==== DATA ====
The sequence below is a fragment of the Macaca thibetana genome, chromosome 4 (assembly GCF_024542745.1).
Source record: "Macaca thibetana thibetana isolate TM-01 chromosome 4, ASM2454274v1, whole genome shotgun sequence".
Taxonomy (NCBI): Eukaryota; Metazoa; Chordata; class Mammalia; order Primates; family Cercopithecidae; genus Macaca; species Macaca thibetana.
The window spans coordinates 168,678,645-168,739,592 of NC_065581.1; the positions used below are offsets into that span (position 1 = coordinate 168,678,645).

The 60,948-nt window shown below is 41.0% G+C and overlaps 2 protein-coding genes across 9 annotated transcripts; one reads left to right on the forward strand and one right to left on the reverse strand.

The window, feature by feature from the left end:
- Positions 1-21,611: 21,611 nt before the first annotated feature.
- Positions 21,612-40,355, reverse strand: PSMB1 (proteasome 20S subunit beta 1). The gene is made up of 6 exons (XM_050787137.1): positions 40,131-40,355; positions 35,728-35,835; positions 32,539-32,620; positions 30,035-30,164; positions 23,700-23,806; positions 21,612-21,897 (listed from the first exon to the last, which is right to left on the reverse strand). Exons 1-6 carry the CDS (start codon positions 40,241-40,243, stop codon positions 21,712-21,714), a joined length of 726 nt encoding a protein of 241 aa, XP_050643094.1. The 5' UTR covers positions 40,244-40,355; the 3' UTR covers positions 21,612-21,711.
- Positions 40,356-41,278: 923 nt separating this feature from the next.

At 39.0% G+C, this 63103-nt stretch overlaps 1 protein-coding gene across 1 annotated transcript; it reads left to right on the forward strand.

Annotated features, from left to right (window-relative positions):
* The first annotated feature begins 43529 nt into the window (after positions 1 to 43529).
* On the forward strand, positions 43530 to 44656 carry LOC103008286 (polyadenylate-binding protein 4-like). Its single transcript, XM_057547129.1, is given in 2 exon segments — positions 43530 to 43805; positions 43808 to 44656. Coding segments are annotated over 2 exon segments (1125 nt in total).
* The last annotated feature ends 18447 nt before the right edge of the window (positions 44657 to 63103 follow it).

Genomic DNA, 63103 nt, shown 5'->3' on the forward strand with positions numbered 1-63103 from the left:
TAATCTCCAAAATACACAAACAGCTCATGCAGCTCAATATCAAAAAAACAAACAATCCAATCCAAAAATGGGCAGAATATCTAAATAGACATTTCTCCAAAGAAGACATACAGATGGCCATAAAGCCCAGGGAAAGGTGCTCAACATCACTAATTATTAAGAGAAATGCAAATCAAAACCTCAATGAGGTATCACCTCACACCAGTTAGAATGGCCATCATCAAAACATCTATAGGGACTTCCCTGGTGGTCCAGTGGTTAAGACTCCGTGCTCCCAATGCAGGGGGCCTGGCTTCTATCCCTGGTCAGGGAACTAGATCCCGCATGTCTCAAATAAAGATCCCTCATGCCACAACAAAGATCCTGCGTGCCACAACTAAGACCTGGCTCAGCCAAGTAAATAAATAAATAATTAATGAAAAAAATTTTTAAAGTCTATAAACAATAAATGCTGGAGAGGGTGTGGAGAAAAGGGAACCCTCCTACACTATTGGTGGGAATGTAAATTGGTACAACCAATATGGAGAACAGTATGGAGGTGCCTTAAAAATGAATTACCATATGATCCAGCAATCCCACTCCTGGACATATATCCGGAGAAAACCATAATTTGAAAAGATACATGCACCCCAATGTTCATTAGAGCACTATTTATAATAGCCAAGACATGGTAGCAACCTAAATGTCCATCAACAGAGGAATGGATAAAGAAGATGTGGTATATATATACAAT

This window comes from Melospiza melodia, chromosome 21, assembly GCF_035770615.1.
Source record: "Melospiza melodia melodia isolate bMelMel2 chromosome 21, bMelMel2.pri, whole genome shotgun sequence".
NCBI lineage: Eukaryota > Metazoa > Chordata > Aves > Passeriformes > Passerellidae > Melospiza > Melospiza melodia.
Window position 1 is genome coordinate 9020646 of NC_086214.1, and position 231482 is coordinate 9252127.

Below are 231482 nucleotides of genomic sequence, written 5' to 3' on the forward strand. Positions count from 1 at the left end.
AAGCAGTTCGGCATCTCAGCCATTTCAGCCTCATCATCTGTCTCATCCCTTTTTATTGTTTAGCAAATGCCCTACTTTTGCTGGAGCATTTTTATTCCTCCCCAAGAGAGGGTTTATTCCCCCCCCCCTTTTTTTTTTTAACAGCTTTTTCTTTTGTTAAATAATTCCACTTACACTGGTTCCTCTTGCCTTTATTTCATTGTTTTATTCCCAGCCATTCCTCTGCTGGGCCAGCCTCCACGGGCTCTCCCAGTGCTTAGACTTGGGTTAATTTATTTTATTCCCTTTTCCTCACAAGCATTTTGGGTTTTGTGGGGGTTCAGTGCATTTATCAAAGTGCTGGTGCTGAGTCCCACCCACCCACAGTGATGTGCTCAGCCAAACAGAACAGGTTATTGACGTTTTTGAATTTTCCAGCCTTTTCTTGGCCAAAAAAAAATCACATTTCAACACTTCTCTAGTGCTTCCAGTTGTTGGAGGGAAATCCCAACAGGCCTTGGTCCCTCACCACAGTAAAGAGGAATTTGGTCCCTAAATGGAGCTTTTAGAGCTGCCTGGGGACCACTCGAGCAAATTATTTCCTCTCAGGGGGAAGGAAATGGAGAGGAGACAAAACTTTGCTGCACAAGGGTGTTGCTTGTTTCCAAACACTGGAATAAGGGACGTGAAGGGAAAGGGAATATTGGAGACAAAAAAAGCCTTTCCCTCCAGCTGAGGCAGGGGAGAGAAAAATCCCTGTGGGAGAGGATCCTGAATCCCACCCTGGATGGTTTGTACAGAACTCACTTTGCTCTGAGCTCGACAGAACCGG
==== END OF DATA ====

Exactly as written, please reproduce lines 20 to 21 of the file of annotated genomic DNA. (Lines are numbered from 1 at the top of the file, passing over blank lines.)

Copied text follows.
Window position 1 is genome coordinate 9020646 of NC_086214.1, and position 231482 is coordinate 9252127.

Below are 231482 nucleotides of genomic sequence, written 5' to 3' on the forward strand. Positions count from 1 at the left end.